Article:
Fall Semester Opens at Washington and Lee

As the fall semester opened at Washington and Lee University, President Kenneth Ruscio took the time at the university’s opening convocation to sound themes that would inform the coming academic year. You can read the full text here.

As to this summer’s controversy … which is fast dwindling into a kerfuffle … Ruscio had this to say:

I’m referring, of course, to our decisions to remove the decorative, replica Confederate battle flags from the statue chamber in Lee Chapel’s public space and thereby return that area to the way it was envisioned originally by Lee’s family and Lee’s friends and the way it stood for its first 60 years; to restore some original flags and display them in the Lee Chapel Museum, which is the appropriate way for an educational institution to treat genuine historic artifacts; to examine our history straightforwardly and accurately, with all the respect history deserves, including the contributions of enslaved African-Americans from 1826 to 1850; to honor our traditions reverently, but not blindly; to behave, in short, as an academic institution ought to behave, especially one mindful of its future as well as its past.

And I’m referring to protests against those steps by groups and individuals who have no connection to the University, who are not part of our community, and whose purposes diverge sharply from ours. They have every right to voice their disagreement. We have an equal right to say that these matters are for Washington and Lee to decide, and that we do not exist as a platform for them to assert their views.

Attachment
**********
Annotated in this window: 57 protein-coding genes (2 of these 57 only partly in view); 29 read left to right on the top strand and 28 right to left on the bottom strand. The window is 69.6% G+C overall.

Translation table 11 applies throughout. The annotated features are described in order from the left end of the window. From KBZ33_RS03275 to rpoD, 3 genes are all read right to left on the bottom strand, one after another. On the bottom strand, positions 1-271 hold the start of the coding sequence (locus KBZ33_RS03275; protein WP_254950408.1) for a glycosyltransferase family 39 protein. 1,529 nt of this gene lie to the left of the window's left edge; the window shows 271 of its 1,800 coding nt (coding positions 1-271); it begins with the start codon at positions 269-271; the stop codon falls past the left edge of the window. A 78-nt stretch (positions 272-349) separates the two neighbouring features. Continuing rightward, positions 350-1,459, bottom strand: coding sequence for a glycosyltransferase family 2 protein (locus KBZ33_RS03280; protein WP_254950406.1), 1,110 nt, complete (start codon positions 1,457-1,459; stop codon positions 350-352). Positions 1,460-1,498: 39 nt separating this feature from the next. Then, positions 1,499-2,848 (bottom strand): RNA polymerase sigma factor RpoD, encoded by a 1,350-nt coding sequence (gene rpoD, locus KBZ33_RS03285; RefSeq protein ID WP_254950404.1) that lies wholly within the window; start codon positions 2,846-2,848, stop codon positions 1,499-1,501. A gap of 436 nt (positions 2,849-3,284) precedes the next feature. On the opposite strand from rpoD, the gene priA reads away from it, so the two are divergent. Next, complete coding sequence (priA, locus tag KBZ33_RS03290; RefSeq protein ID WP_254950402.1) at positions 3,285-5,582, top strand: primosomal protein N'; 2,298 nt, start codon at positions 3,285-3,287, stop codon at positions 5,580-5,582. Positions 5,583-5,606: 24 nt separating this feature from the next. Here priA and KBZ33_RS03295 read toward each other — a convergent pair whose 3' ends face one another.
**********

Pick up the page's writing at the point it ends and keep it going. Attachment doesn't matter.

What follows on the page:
This is not a response to them. We do not wish them ill. They are who they are; we are who we are. And we can’t be distracted by those who object to one piece of what we have done, while we are consumed, as we should be, with the nobler purpose of defining the kind of community we wish to be.

You would think that people who talk all the time about self-determination would have no problem with this statement.

Ruscio returned to this theme of community and purpose at the end of his remarks:

I want to return to where I began, which is why the events of this summer were at least one reason for me to consider these deeper questions. In the midst of some of the criticisms we have received from those outside the community, and a few from within, it has been tempting to respond directly. But we have refrained for a variety of reasons, sometimes because we have a university to run, and sometimes because we would have to engage on terms that have little to do with how a university operates. We have a different position because of the values and ideals we hold, and we have a different way of expressing that position, also because of the ideals and values we hold.